Woman with inhaler


What Is Asthma?

Asthma is a disease that affects the breathing passages of the lungs (bronchioles). Asthma is caused by chronic (ongoing, long-term) inflammation of these passages. This makes the breathing passages, or airways, of the person with asthma highly sensitive to various “triggers.”

  • When the inflammation is “triggered” by any number of external and internal factors, the passages swell and fill with mucus.
  • Muscles within the breathing passages contract (bronchospasm), causing even further narrowing of the airways.
  • This narrowing makes it difficult for air to be breathed out (exhaled) from the lungs.
  • This resistance to exhaling leads to the typical symptoms of an asthma attack.

Because asthma causes resistance, or obstruction, to exhaled air, it is called an obstructive lung disease. The medical term for such lung conditions is chronic obstructive pulmonary disease or COPD. COPD is actually a group of diseases that includes not only asthma but also chronic bronchitis and emphysema.

Like any other chronic disease, asthma is a condition you live with every day of your life. You can have an attack any time you are exposed to one of your triggers. Unlike other chronic obstructive lung diseases, asthma is reversible.

  • Asthma cannot be cured, but it can be controlled.
  • You have a better chance of controlling your asthma if it is diagnosed early and treatment is begun right away.
  • With proper treatment, people with asthma can have fewer and less severe attacks.
  • Without treatment, they will have more frequent and more severe asthma attacks and can even die.

Asthma is a very common disease in the United States, where more than 20 million people are affected. In children, asthma is the most common chronic condition seen, currently affected approximately 6.1 million children under the age of 18, according to the American Lung Association. Asthma affects all races and is slightly more common in African Americans than in other races.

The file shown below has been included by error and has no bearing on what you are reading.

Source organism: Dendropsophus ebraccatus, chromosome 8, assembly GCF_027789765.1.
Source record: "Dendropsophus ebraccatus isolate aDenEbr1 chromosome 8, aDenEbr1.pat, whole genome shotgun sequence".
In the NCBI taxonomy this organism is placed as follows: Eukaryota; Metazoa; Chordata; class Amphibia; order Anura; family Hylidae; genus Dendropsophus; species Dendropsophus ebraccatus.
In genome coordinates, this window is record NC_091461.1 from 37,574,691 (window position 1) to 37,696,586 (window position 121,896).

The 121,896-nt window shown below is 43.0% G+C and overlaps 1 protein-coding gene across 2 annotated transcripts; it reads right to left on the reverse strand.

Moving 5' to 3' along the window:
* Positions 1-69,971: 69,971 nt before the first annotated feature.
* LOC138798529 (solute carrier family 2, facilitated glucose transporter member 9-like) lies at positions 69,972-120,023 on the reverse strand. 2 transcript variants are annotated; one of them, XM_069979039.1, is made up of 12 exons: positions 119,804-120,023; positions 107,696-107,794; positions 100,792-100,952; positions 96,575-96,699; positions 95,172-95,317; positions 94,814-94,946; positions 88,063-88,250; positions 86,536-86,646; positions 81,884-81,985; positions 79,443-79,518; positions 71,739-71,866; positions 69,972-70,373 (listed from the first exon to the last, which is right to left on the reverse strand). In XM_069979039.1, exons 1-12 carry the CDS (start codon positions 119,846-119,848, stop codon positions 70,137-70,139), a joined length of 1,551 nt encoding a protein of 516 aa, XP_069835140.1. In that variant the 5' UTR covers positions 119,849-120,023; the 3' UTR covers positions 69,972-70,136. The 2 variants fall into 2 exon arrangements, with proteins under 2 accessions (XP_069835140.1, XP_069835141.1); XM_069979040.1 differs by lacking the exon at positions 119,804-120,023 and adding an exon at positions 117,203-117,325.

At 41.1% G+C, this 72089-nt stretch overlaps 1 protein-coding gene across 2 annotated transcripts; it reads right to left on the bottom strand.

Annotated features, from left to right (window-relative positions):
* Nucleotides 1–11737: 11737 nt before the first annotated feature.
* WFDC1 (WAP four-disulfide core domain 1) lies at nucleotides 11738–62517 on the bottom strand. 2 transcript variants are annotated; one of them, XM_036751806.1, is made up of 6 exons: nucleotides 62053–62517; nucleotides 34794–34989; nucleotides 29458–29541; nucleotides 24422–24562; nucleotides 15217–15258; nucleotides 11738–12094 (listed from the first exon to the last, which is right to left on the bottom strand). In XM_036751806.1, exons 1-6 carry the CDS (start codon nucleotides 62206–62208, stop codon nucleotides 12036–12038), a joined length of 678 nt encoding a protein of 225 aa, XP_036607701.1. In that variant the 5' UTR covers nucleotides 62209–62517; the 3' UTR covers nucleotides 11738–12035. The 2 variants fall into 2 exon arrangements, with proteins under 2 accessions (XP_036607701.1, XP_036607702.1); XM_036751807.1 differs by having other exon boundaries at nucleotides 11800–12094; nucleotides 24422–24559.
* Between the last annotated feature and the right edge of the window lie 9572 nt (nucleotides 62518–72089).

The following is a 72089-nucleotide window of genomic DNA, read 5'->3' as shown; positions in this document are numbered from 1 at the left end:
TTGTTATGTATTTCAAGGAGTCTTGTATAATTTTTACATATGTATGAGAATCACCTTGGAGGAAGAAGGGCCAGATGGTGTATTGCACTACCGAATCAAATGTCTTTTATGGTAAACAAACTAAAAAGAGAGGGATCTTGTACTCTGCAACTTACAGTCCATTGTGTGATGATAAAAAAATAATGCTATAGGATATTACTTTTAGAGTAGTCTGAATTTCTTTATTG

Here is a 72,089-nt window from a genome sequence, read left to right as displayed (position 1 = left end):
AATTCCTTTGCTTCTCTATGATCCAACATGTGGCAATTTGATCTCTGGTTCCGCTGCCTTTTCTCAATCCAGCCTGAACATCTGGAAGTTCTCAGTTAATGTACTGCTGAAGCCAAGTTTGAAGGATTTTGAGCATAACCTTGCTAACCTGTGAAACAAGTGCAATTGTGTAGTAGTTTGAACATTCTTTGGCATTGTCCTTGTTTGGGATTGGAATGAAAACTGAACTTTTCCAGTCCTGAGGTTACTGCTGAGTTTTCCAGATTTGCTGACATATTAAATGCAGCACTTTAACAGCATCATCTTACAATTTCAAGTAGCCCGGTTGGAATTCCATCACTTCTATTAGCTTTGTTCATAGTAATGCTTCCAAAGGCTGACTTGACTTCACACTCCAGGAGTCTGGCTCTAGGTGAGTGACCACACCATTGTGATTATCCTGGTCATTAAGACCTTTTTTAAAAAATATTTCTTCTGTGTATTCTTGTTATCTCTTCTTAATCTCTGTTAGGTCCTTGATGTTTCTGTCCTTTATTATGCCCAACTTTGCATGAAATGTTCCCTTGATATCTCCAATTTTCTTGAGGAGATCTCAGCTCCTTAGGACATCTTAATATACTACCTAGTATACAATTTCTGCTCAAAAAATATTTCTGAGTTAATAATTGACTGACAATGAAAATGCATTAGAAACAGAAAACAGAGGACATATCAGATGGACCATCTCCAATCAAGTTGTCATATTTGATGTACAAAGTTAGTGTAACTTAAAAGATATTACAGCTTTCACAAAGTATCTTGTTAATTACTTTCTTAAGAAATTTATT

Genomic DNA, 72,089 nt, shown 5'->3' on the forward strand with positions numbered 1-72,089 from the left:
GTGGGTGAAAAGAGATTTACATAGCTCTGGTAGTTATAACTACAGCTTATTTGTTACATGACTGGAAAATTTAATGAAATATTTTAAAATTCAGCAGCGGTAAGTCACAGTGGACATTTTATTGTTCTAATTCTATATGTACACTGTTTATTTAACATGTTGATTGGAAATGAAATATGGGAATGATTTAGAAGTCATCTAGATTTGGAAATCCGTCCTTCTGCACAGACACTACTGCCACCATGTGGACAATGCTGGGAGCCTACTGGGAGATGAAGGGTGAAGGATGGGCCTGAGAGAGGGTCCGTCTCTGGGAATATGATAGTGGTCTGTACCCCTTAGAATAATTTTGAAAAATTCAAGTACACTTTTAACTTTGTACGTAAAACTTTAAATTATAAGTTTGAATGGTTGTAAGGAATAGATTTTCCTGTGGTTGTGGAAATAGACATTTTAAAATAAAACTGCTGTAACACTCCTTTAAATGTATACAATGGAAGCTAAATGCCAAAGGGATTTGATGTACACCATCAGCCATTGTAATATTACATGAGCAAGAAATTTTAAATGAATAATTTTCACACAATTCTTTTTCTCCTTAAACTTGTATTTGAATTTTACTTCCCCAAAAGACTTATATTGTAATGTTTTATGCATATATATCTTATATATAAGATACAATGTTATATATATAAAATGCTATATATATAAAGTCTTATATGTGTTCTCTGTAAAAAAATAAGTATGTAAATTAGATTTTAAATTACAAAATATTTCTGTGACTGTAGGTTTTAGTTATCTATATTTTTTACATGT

Common Triggers of Asthma:

  • ALLERGIES (molds, pollen, dust mites, cockroaches, animals–especially cats and dogs)
  • INFECTIONS (viral respiratory infections, colds, sinus infections)
  • INDOOR AIR POLLUTION (aerosol sprays, cooking fumes, odors, smoke: cigarettes/tobacco, wood fires, wood-burning stoves)

Asthma Symptoms:

When the breathing passages become irritated or infected, an attack is triggered. The attack may come on suddenly or develop slowly over several days or hours. The main symptoms that signal an attack are as follows:

  • wheezing,
  • breathlessness,
  • chest tightness,
  • coughing, and
  • difficulty speaking.

Symptoms may occur during the day or at night. If they happen at night, they may disturb your sleep.

Wheezing is the one of the most common symptoms of an asthma attack.

  • Wheezing is a musical, whistling, or hissing sound with breathing.
  • Wheezes are most often heard during exhalation, but they can occur during breathing in (inhaling).
  • Not all asthmatics wheeze, and not all people who wheeze are asthmatics.

Current guidelines for the care of people with asthma include classifying the severity of asthma symptoms, as follows:

  • Mild intermittent: This includes attacks no more than twice a week and nighttime attacks no more than twice a month. There should be no interference with normal activity.
  • Mild persistent: This includes attacks more than twice a week, but not every day, and nighttime symptoms more than twice a month. Attacks are sometimes severe enough to interrupt regular activities.
  • Moderate persistent: This includes daily attacks and nighttime symptoms more than once a week. Attacks require daily use of quick-relief (rescue) medication and changes in daily activities.
  • Severe persistent: This includes frequent severe attacks, continual daytime symptoms, and frequent nighttime symptoms. There is extreme limitation and interference with normal activity.

Just because a person has mild or moderate asthma does not mean that he or she cannot have a severe attack. The severity of asthma can change over time, either for better or for worse. Therefore, patients with asthma should be evaluated on a regular basis to ensure they are achieving good control of their symptoms. In some cases, patients may require a step-up in therapy to achieve better control; in other cases, patients may be good candidates to consider stepping down medical management if asthma has been well controlled for at least 3 months.


It is important to develop a personalized Asthma Action Plan with your provider so that you as a patient (or a parent) can identify symptoms of worsening asthma and learn how to address them, as well as be aware of when to seek additional medical care.

The good news for people with asthma is that you can live your life to the fullest. Current treatments for asthma, if followed closely, allow most people with asthma to limit the number of attacks they have. With the help of your health-care provider, you can take control of your care and your life.